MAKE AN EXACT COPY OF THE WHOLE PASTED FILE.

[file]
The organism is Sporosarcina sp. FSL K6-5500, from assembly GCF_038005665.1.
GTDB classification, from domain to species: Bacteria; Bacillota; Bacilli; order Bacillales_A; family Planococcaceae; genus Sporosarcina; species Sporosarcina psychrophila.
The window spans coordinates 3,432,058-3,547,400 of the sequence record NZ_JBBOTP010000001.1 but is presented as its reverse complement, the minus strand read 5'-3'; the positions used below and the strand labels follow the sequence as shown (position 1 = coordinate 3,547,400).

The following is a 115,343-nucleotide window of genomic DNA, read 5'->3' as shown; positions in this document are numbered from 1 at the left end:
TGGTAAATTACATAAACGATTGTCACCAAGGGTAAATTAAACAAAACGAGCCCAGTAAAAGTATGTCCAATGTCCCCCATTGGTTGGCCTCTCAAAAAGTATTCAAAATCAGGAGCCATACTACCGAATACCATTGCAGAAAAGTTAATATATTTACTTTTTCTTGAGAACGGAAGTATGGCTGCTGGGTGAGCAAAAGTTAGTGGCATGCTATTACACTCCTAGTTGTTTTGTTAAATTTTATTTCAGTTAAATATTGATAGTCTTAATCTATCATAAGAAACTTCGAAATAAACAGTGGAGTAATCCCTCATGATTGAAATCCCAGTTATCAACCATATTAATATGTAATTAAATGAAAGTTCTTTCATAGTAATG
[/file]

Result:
The organism is Sporosarcina sp. FSL K6-5500, from assembly GCF_038005665.1.
GTDB classification, from domain to species: Bacteria; Bacillota; Bacilli; order Bacillales_A; family Planococcaceae; genus Sporosarcina; species Sporosarcina psychrophila.
The window spans coordinates 3,432,058-3,547,400 of the sequence record NZ_JBBOTP010000001.1 but is presented as its reverse complement, the minus strand read 5'-3'; the positions used below and the strand labels follow the sequence as shown (position 1 = coordinate 3,547,400).

The following is a 115,343-nucleotide window of genomic DNA, read 5'->3' as shown; positions in this document are numbered from 1 at the left end:
TGGTAAATTACATAAACGATTGTCACCAAGGGTAAATTAAACAAAACGAGCCCAGTAAAAGTATGTCCAATGTCCCCCATTGGTTGGCCTCTCAAAAAGTATTCAAAATCAGGAGCCATACTACCGAATACCATTGCAGAAAAGTTAATATATTTACTTTTTCTTGAGAACGGAAGTATGGCTGCTGGGTGAGCAAAAGTTAGTGGCATGCTATTACACTCCTAGTTGTTTTGTTAAATTTTATTTCAGTTAAATATTGATAGTCTTAATCTATCATAAGAAACTTCGAAATAAACAGTGGAGTAATCCCTCATGATTGAAATCCCAGTTATCAACCATATTAATATGTAATTAAATGAAAGTTCTTTCATAGTAATG